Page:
Not much has changed in Antarctica for tens of thousands of years. And yet, at the same time, everything is changing.

Which may explain why Antarctica is suddenly so “hot” among passionate photographers.

There are few places on earth where the landscapes and wildlife are as unspoiled as in Antarctica. There’s no light pollution, no sprawling development, no iconic viewpoints overrun by tour buses. In short, there’s a spectacular shot no matter which way you point your camera.

But, as we’ve all been reading in the news with alarming frequency—there’s also a ticking time bomb in the form of climate change, which is having known, and unknown, consequences on the Antarctic ecosystem. Will the icescapes and wildlife as we know it today still be there tomorrow, for all to see?  For sure, there’s still time to experience all its wonders—but for how long, nobody knows for sure.

For now, the opportunity to photograph seals and penguins up close and personal, to explore your creativity capturing the towering ice sculptures that rise from the water, to experience the exhilaration of spotting any one of eight species of whales breach the surface of the sea, is just too tempting to pass by.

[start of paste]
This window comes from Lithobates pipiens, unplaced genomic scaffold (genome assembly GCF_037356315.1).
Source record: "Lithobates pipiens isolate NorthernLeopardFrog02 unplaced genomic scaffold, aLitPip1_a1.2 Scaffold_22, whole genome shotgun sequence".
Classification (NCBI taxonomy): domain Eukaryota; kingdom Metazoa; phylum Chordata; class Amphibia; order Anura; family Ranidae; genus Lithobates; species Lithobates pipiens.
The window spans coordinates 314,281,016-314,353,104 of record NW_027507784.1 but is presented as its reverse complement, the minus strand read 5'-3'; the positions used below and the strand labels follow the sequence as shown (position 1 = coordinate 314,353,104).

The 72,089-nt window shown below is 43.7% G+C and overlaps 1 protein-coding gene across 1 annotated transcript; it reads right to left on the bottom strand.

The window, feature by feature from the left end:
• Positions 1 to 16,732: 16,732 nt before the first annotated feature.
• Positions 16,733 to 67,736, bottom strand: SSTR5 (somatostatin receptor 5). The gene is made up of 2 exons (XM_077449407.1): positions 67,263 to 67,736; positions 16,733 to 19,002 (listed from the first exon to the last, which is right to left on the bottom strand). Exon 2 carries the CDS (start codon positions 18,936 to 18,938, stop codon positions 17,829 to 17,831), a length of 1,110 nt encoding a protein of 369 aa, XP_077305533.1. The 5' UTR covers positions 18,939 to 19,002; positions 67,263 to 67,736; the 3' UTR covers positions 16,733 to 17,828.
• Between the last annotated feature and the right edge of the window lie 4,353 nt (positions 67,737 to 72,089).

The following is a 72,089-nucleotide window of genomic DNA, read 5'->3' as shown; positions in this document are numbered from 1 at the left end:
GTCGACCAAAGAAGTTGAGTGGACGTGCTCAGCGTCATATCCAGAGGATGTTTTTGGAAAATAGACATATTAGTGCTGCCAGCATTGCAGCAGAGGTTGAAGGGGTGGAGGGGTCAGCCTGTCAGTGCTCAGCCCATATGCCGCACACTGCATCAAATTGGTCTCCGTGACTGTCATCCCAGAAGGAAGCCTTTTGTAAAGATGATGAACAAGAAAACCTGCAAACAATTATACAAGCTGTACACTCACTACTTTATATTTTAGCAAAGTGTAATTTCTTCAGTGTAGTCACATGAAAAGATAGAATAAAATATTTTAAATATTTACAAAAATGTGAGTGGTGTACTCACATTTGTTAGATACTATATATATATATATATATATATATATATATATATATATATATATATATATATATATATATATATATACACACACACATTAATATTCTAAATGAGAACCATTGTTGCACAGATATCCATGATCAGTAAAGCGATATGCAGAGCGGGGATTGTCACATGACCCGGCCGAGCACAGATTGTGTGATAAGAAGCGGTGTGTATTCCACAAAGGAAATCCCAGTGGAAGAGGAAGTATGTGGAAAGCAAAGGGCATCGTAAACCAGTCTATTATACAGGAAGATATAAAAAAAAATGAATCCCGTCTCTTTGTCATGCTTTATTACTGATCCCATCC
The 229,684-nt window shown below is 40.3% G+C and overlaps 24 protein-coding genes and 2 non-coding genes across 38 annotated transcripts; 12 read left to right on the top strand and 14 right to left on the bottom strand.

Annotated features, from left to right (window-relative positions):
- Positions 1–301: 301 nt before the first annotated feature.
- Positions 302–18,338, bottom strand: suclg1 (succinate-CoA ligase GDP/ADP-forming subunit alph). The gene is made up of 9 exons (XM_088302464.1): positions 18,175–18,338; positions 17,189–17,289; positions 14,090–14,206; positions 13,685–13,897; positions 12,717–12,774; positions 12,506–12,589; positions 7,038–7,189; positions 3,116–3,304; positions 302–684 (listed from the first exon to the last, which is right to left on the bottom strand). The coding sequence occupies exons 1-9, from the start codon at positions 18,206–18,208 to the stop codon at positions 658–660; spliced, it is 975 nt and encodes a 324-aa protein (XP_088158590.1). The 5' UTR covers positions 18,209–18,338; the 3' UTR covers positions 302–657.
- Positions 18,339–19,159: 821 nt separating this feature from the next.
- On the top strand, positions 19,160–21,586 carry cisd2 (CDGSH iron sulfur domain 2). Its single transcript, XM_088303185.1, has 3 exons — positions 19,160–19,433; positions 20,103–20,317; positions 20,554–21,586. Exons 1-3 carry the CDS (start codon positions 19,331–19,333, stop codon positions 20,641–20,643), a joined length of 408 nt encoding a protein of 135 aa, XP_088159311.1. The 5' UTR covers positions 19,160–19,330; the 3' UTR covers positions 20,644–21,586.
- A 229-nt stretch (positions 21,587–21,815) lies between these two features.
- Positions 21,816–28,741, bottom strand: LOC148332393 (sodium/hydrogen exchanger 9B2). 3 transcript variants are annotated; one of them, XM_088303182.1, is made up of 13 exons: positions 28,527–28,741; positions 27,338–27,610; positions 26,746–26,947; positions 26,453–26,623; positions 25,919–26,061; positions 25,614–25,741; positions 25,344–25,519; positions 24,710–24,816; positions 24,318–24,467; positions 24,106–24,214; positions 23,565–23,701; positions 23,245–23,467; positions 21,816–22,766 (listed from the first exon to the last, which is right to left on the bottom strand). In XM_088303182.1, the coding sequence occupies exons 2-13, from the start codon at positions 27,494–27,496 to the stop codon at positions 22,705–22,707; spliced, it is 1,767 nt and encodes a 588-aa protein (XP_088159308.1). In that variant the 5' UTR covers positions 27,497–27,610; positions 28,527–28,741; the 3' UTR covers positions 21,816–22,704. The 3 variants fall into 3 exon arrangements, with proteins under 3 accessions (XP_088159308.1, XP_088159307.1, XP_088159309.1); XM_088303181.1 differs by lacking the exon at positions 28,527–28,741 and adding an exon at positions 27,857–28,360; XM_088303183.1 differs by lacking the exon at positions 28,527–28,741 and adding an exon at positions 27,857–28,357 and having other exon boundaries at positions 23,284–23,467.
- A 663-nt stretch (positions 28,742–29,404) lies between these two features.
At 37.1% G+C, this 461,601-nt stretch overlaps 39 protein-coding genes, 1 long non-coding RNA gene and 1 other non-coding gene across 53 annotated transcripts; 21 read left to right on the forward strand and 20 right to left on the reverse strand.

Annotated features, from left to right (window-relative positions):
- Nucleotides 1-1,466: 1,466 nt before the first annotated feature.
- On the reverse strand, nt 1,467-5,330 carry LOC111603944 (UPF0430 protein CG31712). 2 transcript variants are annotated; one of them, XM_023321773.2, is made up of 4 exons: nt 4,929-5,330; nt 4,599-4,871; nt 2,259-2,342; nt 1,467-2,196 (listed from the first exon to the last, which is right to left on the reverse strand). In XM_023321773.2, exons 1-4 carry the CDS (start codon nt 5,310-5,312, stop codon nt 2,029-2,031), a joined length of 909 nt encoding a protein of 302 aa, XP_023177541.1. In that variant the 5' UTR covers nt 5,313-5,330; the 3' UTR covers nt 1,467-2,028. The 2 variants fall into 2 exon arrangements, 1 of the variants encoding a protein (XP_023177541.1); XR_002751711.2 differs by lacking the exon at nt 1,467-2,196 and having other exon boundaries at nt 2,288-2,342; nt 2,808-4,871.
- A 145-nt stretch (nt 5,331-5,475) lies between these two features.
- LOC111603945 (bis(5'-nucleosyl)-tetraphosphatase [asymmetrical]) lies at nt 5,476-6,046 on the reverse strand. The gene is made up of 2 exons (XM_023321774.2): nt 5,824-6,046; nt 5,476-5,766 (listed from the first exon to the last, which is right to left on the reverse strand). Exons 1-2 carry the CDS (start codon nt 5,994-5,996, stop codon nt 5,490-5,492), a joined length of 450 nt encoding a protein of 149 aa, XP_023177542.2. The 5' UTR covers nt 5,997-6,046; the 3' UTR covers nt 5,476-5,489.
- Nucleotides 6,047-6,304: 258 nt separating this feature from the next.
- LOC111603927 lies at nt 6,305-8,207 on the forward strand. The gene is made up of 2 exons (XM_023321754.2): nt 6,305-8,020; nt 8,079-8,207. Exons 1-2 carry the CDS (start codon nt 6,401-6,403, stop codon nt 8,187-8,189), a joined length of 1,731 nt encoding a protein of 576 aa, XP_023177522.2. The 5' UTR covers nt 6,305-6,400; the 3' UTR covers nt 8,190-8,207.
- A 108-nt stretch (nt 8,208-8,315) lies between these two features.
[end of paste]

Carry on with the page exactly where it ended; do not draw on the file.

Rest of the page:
With today’s ice-strengthened ships, modern technology, and the sheer amount of experience sailing in Antarctica waters, the journey is safer, smoother, and easier to experience than ever before. 

So, maybe that explains why Antarctica is now one of the most coveted destinations for photographers. Or, perhaps the answer to the question is even more straightforward than that: when the mystique and majesty of a faraway place calls, you just go.

Antarctica, Falklands, South Georgia Expedition October 2020 Antarctica Peninsula December 2020

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